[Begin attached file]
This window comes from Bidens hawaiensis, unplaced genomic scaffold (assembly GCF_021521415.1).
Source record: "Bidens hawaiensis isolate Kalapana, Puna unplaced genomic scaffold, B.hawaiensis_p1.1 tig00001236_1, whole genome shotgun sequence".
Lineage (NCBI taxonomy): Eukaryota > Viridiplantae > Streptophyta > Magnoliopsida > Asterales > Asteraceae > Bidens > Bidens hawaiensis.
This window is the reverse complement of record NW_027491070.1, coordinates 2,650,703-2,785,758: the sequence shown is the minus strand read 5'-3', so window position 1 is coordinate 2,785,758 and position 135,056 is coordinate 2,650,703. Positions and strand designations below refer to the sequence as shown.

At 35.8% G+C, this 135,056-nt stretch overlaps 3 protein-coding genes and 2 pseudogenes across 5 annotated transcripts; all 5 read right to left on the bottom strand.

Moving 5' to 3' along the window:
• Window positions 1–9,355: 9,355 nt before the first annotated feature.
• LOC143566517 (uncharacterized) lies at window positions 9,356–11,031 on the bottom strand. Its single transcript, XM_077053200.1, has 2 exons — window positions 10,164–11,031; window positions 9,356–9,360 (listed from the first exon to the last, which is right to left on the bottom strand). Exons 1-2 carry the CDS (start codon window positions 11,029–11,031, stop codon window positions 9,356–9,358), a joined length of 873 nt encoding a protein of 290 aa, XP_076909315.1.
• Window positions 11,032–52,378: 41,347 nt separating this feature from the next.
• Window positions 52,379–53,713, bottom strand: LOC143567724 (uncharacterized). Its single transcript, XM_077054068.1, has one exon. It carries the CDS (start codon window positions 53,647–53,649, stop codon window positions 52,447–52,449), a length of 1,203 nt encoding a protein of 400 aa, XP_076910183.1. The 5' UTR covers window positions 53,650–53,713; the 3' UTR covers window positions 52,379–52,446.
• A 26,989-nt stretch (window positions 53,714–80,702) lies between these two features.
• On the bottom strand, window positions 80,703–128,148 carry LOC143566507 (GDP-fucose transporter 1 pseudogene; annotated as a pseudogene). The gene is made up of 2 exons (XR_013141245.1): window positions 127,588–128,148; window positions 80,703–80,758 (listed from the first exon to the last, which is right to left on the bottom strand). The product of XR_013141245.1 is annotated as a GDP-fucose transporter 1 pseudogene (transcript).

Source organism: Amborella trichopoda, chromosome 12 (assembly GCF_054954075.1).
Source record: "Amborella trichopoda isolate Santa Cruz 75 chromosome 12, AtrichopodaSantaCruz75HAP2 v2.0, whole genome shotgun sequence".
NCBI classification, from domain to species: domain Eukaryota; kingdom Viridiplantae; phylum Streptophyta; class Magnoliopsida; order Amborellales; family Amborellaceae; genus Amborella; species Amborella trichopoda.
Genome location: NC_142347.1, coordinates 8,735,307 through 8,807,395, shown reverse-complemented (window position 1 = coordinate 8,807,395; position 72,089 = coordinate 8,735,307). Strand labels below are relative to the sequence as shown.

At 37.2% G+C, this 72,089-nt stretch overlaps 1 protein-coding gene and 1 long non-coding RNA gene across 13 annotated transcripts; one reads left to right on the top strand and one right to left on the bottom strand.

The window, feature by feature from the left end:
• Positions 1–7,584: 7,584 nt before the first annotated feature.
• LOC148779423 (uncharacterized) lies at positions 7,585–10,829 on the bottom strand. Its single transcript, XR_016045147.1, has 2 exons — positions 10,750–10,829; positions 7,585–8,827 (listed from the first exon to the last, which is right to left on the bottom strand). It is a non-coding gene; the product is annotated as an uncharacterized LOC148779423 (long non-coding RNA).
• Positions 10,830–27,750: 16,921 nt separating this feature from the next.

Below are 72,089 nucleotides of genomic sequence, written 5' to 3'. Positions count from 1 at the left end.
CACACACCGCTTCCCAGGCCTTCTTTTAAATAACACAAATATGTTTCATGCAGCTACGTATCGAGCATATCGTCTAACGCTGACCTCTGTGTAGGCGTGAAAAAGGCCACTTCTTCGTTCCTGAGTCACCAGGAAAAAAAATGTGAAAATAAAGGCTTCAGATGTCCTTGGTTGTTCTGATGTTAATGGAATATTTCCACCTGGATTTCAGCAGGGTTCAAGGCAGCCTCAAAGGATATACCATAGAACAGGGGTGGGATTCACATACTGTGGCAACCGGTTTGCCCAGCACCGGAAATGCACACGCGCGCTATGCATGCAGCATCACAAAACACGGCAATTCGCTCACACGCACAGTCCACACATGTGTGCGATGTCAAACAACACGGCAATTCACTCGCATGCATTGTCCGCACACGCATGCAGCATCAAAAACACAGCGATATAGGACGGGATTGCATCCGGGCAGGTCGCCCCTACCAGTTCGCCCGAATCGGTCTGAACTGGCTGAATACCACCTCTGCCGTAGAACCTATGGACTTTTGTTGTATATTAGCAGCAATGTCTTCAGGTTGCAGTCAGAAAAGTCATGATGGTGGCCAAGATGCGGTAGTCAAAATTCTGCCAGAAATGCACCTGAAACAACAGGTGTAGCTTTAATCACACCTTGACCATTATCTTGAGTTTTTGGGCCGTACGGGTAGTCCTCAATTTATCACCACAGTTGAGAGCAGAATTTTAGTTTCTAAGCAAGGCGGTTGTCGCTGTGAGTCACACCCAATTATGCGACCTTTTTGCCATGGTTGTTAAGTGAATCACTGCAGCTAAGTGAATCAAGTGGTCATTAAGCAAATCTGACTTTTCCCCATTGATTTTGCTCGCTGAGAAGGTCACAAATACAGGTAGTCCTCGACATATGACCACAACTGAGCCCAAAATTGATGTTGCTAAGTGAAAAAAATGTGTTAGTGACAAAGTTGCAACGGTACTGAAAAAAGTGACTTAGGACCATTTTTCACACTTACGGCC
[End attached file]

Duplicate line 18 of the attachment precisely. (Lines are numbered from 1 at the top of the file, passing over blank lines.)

The window, feature by feature from the left end: